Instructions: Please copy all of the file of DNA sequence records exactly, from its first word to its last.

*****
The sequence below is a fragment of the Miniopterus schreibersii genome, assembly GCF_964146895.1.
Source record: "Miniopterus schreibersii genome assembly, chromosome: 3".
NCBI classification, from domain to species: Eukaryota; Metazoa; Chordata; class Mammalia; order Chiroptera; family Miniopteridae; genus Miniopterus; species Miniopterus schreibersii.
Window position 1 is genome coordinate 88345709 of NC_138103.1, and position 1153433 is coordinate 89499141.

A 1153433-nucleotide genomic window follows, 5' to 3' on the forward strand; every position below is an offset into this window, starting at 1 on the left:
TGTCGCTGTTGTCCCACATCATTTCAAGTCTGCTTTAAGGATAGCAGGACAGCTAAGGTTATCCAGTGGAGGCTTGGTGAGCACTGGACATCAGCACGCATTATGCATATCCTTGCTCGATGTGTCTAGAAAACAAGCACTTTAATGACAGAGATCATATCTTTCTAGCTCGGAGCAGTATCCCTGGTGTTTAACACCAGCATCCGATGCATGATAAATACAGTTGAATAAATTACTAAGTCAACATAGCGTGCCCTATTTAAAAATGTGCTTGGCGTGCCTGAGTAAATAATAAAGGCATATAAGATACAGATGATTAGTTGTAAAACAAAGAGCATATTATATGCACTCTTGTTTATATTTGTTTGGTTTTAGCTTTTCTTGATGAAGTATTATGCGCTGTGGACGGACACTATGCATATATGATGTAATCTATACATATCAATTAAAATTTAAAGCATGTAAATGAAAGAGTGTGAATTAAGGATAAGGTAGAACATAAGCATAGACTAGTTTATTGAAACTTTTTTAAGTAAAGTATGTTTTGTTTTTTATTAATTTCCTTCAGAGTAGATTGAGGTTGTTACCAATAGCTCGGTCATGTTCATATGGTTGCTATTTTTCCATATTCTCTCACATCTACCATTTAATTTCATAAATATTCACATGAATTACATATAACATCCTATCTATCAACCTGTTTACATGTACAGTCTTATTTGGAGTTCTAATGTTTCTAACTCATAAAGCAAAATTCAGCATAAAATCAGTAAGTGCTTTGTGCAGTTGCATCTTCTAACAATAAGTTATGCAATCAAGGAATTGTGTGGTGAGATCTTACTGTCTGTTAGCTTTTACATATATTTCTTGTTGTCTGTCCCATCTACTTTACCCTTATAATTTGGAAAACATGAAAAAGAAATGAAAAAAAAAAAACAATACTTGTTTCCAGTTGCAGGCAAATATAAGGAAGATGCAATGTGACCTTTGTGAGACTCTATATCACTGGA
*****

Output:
The sequence below is a fragment of the Miniopterus schreibersii genome, assembly GCF_964146895.1.
Source record: "Miniopterus schreibersii genome assembly, chromosome: 3".
NCBI classification, from domain to species: Eukaryota; Metazoa; Chordata; class Mammalia; order Chiroptera; family Miniopteridae; genus Miniopterus; species Miniopterus schreibersii.
Window position 1 is genome coordinate 88345709 of NC_138103.1, and position 1153433 is coordinate 89499141.

A 1153433-nucleotide genomic window follows, 5' to 3' on the forward strand; every position below is an offset into this window, starting at 1 on the left:
TGTCGCTGTTGTCCCACATCATTTCAAGTCTGCTTTAAGGATAGCAGGACAGCTAAGGTTATCCAGTGGAGGCTTGGTGAGCACTGGACATCAGCACGCATTATGCATATCCTTGCTCGATGTGTCTAGAAAACAAGCACTTTAATGACAGAGATCATATCTTTCTAGCTCGGAGCAGTATCCCTGGTGTTTAACACCAGCATCCGATGCATGATAAATACAGTTGAATAAATTACTAAGTCAACATAGCGTGCCCTATTTAAAAATGTGCTTGGCGTGCCTGAGTAAATAATAAAGGCATATAAGATACAGATGATTAGTTGTAAAACAAAGAGCATATTATATGCACTCTTGTTTATATTTGTTTGGTTTTAGCTTTTCTTGATGAAGTATTATGCGCTGTGGACGGACACTATGCATATATGATGTAATCTATACATATCAATTAAAATTTAAAGCATGTAAATGAAAGAGTGTGAATTAAGGATAAGGTAGAACATAAGCATAGACTAGTTTATTGAAACTTTTTTAAGTAAAGTATGTTTTGTTTTTTATTAATTTCCTTCAGAGTAGATTGAGGTTGTTACCAATAGCTCGGTCATGTTCATATGGTTGCTATTTTTCCATATTCTCTCACATCTACCATTTAATTTCATAAATATTCACATGAATTACATATAACATCCTATCTATCAACCTGTTTACATGTACAGTCTTATTTGGAGTTCTAATGTTTCTAACTCATAAAGCAAAATTCAGCATAAAATCAGTAAGTGCTTTGTGCAGTTGCATCTTCTAACAATAAGTTATGCAATCAAGGAATTGTGTGGTGAGATCTTACTGTCTGTTAGCTTTTACATATATTTCTTGTTGTCTGTCCCATCTACTTTACCCTTATAATTTGGAAAACATGAAAAAGAAATGAAAAAAAAAAAACAATACTTGTTTCCAGTTGCAGGCAAATATAAGGAAGATGCAATGTGACCTTTGTGAGACTCTATATCACTGGA